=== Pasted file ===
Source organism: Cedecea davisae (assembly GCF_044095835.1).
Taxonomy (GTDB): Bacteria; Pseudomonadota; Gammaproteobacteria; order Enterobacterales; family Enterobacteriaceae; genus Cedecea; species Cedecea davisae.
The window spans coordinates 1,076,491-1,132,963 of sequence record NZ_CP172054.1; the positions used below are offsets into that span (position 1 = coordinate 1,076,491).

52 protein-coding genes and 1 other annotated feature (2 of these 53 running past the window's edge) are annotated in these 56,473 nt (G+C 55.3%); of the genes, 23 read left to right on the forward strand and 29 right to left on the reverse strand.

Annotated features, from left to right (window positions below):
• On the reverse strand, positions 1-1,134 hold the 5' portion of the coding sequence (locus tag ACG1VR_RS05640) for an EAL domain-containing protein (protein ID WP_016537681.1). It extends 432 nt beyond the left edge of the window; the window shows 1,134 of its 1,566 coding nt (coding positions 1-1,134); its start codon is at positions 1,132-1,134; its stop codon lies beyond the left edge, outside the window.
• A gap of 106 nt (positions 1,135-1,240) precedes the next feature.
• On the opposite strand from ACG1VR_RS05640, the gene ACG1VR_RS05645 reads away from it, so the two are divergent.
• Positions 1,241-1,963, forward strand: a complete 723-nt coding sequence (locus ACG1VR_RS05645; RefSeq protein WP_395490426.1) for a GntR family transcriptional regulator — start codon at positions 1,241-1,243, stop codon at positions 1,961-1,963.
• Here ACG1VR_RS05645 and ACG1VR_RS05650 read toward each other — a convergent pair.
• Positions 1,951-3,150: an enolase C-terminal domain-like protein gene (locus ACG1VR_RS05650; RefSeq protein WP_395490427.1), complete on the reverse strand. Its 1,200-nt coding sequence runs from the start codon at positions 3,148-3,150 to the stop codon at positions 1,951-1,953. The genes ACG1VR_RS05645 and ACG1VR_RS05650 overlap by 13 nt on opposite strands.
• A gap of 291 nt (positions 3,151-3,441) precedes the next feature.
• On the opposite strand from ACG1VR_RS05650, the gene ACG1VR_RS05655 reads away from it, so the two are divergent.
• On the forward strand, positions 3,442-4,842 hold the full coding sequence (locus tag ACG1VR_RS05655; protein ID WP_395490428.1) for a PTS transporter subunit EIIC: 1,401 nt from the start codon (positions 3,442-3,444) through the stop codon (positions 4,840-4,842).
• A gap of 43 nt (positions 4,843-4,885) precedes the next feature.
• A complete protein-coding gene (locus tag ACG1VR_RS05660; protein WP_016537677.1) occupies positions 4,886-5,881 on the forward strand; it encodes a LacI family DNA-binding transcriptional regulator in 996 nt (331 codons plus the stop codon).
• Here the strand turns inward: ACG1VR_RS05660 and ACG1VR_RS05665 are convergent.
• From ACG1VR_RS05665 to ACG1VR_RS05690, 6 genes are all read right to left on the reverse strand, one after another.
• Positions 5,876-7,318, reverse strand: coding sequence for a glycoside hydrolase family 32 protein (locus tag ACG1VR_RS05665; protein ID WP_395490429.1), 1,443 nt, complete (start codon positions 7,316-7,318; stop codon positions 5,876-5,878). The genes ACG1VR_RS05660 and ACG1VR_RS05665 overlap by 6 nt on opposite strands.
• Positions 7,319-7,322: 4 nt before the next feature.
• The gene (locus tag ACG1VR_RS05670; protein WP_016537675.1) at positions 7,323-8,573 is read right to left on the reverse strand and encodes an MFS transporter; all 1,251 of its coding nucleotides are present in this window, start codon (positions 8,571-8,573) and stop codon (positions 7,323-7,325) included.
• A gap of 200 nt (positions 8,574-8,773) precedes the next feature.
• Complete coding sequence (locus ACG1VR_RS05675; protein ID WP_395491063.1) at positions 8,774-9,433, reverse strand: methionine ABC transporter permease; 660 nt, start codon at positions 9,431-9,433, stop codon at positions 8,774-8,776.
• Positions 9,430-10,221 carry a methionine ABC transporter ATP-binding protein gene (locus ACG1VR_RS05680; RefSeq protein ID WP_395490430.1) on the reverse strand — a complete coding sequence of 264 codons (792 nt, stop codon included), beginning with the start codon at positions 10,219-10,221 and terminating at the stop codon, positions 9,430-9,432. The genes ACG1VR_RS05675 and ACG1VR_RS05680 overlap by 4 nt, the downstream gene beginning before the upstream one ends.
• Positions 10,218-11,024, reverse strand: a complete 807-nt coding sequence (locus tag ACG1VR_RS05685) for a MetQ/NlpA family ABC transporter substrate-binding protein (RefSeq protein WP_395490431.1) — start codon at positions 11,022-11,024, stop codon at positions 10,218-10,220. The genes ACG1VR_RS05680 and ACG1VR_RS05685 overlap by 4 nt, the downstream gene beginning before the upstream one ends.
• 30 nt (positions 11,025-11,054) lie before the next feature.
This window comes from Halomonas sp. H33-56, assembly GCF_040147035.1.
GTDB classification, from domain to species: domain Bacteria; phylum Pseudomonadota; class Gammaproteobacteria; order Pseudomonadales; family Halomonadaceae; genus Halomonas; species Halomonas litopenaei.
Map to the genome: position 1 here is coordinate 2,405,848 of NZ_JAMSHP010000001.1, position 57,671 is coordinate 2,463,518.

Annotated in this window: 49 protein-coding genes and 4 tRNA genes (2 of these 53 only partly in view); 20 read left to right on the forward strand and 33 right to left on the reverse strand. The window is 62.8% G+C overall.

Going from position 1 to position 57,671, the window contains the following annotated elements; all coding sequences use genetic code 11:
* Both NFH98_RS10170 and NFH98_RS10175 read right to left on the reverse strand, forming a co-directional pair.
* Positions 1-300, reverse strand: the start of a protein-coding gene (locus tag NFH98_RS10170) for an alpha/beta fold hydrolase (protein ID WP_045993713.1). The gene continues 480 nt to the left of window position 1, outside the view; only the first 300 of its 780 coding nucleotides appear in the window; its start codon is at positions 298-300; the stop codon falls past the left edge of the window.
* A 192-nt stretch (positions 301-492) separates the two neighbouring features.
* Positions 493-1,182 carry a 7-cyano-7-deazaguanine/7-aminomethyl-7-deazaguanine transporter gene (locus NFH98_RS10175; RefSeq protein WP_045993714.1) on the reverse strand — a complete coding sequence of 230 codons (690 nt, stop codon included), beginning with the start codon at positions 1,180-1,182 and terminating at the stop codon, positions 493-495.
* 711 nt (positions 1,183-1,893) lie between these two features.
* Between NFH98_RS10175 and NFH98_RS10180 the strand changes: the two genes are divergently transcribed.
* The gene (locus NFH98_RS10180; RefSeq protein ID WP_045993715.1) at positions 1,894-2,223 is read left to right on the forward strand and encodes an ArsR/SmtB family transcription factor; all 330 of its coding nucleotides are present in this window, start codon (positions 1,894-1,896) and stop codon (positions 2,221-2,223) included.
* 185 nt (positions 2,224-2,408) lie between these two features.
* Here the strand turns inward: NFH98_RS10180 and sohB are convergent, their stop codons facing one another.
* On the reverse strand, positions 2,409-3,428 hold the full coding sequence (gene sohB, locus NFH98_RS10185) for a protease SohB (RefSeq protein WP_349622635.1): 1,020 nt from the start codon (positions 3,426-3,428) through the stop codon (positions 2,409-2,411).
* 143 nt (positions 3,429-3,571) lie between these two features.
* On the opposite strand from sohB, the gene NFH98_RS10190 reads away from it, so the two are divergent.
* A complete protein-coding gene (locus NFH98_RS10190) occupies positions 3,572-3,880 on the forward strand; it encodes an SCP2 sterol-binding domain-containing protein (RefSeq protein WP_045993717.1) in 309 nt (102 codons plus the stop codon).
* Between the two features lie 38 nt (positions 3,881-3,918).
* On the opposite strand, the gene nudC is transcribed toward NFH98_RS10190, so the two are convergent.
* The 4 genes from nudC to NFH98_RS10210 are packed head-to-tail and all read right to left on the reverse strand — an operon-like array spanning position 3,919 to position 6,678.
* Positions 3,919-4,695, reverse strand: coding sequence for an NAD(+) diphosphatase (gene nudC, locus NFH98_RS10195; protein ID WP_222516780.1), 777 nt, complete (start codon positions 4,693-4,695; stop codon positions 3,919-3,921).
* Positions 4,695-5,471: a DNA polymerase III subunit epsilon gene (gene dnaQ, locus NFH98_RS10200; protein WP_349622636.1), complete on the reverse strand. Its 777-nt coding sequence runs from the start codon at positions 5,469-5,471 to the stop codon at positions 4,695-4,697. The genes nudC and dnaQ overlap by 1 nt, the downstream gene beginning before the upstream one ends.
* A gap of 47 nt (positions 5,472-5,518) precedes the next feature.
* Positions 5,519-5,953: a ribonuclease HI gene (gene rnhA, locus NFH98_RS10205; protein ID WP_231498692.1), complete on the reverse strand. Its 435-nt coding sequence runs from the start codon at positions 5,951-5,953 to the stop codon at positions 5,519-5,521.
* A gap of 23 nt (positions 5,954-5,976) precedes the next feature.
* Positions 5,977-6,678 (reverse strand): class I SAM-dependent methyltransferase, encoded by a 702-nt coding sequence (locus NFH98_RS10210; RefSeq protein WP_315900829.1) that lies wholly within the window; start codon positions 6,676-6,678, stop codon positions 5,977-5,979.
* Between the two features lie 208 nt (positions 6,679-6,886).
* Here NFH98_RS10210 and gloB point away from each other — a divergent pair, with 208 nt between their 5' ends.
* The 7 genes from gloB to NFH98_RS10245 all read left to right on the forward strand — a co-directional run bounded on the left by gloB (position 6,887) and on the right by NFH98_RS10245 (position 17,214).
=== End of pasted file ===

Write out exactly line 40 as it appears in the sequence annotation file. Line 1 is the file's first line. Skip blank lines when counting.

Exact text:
* Here the strand turns inward: NFH98_RS10180 and sohB are convergent, their stop codons facing one another.